Mike McSherry knows a thing or two about startups.
He co-founded and sold what would become the biggest web developer in Australia and New Zealand, co-founded network service provider Boost Mobile — which now serves as Sprint’s prepaid service — and then took the helm of virtual keyboard startup Swype, which sold to Nuance for over $100 million in 2011.
His latest venture, Xealth, sprang to life during an entrepreneurship-in-residence with three of his fellow Swype executives at Providence St. Joseph Health.
“The four of us didn’t have a background in healthcare, and Providence just said ‘You guys seem clever enough to invent something and, presuming it’s a good idea, we’ll spin it out and invest in it,’” McSherry said.
True to their word, Providence spun the company out in 2017. And today, Xealth announced an $11 million Series A to fuel further growth, with backing from a list of investors that’s about as impressive as it gets. The venture capital arms of medical supplier McKesson, pharmaceutical giant Novartis, medical equipment firm ResMed and health multinational Philips all participated, along with existing investors.
Xealth’s software allows medical practitioners to prescribe digital tools remotely to take better care of their patients once they leave the doctor’s office.
The cloud-based platform embeds within a hospital’s electronic medical record and integrates with a growing list of digital tools like articles, videos, pre- and post-operation information, rehab exercises and apps related to maternity, weight loss, cancer remission and so on.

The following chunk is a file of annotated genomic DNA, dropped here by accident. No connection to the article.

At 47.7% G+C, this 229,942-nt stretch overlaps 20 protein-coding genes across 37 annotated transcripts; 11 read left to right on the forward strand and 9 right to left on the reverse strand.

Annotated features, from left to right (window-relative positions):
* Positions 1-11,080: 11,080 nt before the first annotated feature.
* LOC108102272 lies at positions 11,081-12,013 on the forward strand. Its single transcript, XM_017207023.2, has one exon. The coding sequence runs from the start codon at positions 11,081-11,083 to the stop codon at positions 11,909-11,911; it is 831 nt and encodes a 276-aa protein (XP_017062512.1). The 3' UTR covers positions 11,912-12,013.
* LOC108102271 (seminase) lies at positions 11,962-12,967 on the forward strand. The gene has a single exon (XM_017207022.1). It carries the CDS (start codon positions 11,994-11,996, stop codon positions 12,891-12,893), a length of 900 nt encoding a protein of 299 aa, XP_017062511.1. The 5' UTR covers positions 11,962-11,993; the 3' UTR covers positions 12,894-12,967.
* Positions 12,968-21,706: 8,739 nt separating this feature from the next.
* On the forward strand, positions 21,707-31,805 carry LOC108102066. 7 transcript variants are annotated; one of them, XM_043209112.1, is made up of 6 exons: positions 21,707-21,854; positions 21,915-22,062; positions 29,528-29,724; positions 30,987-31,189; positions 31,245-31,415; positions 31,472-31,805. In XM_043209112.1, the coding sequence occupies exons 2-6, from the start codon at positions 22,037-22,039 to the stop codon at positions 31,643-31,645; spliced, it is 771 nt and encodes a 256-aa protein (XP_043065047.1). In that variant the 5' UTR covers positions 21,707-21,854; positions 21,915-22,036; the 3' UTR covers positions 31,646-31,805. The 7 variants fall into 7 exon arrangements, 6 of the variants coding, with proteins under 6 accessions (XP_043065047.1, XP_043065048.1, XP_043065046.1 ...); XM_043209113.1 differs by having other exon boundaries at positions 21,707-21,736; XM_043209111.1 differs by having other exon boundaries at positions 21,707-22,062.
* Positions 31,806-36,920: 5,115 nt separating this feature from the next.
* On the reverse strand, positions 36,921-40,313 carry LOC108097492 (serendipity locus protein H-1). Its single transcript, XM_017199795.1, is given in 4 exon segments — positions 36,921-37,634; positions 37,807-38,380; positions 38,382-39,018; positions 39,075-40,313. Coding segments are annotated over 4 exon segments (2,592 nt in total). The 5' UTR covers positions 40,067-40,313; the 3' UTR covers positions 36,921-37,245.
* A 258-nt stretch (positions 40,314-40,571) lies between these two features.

With some of the biggest players in healthcare technology all backing Xealth, I think it’s solidifying our position as the de facto digital health prescribing tool.”
“Since they’re digital activities, we track the patient’s utilization of and engagement with the prescribed activities,” McSherry said. “We throw all that back to the doctors in their EMR monitoring environment for them to intervene should any noncompliance reach a threshold that may warrant clinical intervention.”
The platform integrates with devices like glucometers, which track diabetes, but also boasts a host of integrations you might not expect: Lyft to help patients reach their surgeries on time; Amazon, where doctors can recommend products to aid in recovery; meal delivery services to lessen the strain on patients after surgery.
“Ten years ago, doctors used to hand-write medication prescriptions on a piece of paper, which patients would take to a pharmacy,” McSherry said. “Now that’s all electronically routed through Surescripts.”
A similar process is now taking place with digital health treatments, McSherry said, with every doctor’s digital tools now collapsing into the Xealth platform.
“With some of the biggest players in healthcare technology all backing Xealth, I think it’s solidifying our position as the de facto digital health prescribing tool.”
Xealth will use the funding to grow its customer base and plans to hire software engineers, technical product managers and sales representatives. The company already works with the Providence St. Joseph, UPMC, Hennepin, Froedtert, Duke and Baylor Scott & White health systems — and McSherry has big plans for the year ahead.
“I think by the end of the year we’ll be working with most of the largest hospital systems in the country,” he said.
McSherry said Xealth currently employs around 40 people — 16 of whom followed the original founders over from Swype.
“A lot of people followed us because they like our leadership style and trust our vision,” he said. “Every other industry has gone through its digital innovation — digital automation of tools and processes and capabilities and that’s helped to reduce expense. We hope that we have that same impact in the U.S. healthcare industry.”